My dear Kathleen,
I am sitting out in the sun on the lawn, it is a lovely day & the autumn colours are glorious. Mother & Norah sat out for a short time after dinner but they have now gone in to rest in their rooms. Mother has been troubled the last few days with swollen veins in one of her legs. I am afraid it is a tendency to varicose veins & she must be careful. It is better when she does not walk or stand about, & she ought to put it up as much as she can, so she has been using my chair with the foot-rest, or the sofa, & she is giving up walks for a few days. While these sunny days last I want her to sit in the garden a little during the best part of the day, she needs the air, & with plenty of wraps it will do her good. I daresay Mrs Byrd will take her for a drive again soon. I think she is really better in herself than when you went away, she still is paler than she should be & has gone down rather in weight, so she is having hot milk at bed time.
We shall be quite a tiny party again soon, I think that will be rather good for her for a bit – the restfulness of it I mean. Norah leaves on Friday & Cyril the same day. Ethel has got as far as talking vaguely about the end of this week for her own going away. I believe she told Mrs Bowden she could come to her then, but she has not heard from her yet & I think is waiting till she hears to fit other visits in. Annie has been given a month’s notice. Mother consulted Ethel & me as to whether she had better go, & we both thought it would be best. Ethel believed that she was thinking of giving Mother notice before Xmas & for that reason I think voted for her dismissal. I did not think so much of that – it being only hearsay at the best – but I am sure it is best for her to go. Mother could never make her do her work properly – nor could Ethel, E also does not like her or trust her, & Alice & she do not really work together well, though they play together merrily enough. Mother thought of asking Alice if she would change & take the laundry & kitchen maid’s place, but Ethel doesn’t think she will, & I expect she knows. Still Mother may ask her all the same. She will have to advertise this week. I think she will try that Shropshire paper & the Church Times. I hope she will get a reliable girl, not too young, who will be capable of being “head servant” when Alice leaves.
It is Harvest Festival today here, so Ethel was busy decorating yesterday morning & I did a good part of the cooking, Mother helping with what she could do sitting down.
Ethel & Boo & I cycled to Meon Hill on Monday & picked blackberries to send to Kilburn. There were crowds there & we sent off a small sieveful that same evening Boo & I carrying it down to the station between us in time for the 7.20 train. On Wed. Ethel had the rummage sale by which they made over £5 for the cottages & three sacks have since been sent to B’ham. We have adopted the Carter Patterson plan of putting up a card in a front window to say “G.W.R. Dray wanted”, we tried it yesterday for the first time & it proved quite successful!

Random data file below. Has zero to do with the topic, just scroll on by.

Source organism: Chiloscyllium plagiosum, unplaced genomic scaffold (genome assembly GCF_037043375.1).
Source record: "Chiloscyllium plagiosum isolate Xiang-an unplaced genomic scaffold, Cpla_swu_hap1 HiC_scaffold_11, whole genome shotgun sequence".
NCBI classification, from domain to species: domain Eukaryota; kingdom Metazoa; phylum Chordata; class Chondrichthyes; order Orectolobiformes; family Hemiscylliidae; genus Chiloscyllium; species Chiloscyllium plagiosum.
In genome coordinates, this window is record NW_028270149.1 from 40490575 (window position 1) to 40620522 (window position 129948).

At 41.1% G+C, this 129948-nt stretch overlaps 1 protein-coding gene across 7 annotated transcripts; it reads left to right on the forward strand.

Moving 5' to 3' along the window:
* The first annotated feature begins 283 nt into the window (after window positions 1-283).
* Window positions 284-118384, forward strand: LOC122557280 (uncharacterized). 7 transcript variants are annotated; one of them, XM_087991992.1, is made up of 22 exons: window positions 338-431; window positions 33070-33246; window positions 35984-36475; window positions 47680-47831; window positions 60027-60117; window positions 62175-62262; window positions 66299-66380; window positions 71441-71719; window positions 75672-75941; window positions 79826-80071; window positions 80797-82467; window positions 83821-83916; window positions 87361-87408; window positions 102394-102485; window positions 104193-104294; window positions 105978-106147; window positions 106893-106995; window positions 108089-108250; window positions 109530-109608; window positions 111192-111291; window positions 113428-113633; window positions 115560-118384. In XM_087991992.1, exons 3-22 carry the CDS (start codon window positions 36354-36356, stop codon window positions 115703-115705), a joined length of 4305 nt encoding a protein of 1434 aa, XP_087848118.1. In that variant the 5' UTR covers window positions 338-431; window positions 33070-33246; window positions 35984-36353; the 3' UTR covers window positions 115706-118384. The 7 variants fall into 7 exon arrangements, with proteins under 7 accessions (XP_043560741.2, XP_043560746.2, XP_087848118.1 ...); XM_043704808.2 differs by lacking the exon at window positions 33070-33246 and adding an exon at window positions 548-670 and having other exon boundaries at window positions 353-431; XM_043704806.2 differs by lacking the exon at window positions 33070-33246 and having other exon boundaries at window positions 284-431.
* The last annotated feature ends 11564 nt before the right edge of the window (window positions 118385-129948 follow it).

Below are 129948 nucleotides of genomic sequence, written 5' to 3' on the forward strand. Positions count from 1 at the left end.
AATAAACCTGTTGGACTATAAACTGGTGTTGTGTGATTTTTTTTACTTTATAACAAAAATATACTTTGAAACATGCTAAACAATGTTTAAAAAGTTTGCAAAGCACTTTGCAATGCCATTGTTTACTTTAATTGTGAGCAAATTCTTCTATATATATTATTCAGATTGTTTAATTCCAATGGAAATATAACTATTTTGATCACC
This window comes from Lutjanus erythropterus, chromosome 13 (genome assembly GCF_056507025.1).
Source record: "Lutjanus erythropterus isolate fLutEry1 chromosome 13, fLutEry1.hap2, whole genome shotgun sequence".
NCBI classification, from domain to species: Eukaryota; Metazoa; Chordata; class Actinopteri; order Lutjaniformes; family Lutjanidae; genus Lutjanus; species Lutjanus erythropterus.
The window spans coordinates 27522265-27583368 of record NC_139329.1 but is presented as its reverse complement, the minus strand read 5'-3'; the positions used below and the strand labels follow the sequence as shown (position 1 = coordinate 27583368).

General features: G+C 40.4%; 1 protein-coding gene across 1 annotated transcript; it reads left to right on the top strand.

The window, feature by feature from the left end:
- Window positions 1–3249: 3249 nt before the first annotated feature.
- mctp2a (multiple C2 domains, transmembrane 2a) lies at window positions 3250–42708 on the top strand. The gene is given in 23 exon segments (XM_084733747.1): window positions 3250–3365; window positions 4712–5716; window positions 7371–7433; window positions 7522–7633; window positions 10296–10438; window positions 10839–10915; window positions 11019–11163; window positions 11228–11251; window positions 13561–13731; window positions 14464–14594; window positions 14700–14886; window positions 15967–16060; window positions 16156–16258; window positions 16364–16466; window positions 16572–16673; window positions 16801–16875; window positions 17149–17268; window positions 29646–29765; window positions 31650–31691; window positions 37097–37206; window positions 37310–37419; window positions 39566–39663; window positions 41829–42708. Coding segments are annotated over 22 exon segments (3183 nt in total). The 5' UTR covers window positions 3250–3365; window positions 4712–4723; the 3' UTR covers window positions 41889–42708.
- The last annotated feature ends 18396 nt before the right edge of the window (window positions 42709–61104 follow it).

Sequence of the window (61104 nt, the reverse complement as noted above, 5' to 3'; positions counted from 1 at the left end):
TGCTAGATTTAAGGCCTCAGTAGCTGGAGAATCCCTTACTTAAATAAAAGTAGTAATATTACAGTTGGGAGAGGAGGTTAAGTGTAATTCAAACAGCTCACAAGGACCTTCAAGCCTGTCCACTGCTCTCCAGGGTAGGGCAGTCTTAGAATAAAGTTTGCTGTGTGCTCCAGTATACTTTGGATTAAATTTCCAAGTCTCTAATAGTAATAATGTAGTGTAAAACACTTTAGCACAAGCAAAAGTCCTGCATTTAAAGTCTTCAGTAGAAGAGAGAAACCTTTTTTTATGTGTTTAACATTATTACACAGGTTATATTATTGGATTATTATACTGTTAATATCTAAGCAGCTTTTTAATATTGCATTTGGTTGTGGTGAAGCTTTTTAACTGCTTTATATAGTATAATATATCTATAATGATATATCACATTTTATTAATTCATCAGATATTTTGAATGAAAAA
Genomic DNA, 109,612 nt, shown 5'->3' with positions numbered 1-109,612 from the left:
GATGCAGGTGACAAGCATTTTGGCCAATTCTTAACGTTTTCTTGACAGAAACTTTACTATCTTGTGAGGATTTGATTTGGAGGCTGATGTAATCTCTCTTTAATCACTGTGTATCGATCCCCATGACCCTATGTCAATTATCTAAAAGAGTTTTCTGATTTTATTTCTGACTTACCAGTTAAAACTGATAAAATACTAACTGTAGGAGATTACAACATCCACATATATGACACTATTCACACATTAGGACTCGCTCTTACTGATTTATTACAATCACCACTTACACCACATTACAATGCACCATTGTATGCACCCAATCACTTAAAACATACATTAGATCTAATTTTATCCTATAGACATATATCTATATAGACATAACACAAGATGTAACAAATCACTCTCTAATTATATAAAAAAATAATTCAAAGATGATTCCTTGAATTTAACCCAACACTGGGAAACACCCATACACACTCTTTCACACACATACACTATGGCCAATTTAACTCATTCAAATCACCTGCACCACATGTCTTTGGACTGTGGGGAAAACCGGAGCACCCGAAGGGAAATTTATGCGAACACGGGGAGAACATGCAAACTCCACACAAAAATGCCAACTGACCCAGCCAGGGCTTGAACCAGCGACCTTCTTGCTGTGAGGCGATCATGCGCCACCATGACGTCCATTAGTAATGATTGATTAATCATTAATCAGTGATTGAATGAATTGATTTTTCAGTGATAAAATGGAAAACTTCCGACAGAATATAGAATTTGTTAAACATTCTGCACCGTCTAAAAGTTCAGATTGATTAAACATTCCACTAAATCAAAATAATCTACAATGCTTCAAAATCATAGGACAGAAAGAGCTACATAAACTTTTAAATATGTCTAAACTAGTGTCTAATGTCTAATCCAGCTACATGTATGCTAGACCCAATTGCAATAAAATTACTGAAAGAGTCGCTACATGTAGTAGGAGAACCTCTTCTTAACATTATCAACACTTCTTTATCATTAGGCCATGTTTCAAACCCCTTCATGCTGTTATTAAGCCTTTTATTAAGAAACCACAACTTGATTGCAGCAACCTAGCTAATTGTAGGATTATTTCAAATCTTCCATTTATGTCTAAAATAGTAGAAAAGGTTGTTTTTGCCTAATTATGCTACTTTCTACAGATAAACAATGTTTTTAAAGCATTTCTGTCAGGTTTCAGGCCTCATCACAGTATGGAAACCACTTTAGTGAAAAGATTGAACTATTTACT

Last Friday was Evesham mop. Boo went all by himself & spent between tea & supper there, in his characteristic way he wanted to see what it was like! As measles is a good deal about in Evesham Marjory & I sent notes round to all the parents asking that the children should not be taken to the mop. On the whole I think our actions was quite approved of by the mothers. I had grateful notes from one or two saying they were glad of the excuse not to let them go.
School goes on as usual, we all feel happier in our new premises. The agreement with Mr Horsfield is not quite done with, but I hope will be signed in a day or two. We have put it into the hands of Mr Sharp, a young solicitor who is in Mr Tom Cox’s office. The others laugh at me “interviewing my solicitor”.
I am glad you like “David Deronda” I have just got it out of the library for Mother, she has read it, but years ago. I thought it splendid, & must dip into it again. Last Sunday I read “the Conventionalists” all through – a strange book – or rather still more, a strange man who wrote it. Mother thought it clever but of course strange. Norah has had quite a lot of books out of the library here, she enjoys time for reading.
Muriel Holmes is rather upset about her brother, the clergyman in Warwickshire who is very ill with pneumonia, he motored over here with a bad cold one of those cold days & developed it afterwards. Marian Watson was to have an operation today at a nursing home in Southsea, so both Mrs Ashwin & Muriel were feeling anxious when I went in to see them after church today.
George seems to have had an excellent time in Scotland, Boo threatened to get a hand book on golf & learn up the terms so as to be even with George in golf talk.
It is past four & I am still not cold sitting out here. We really have had & are having a lovely summer & autumn.
Very much love
your affect: sister
May E Sladden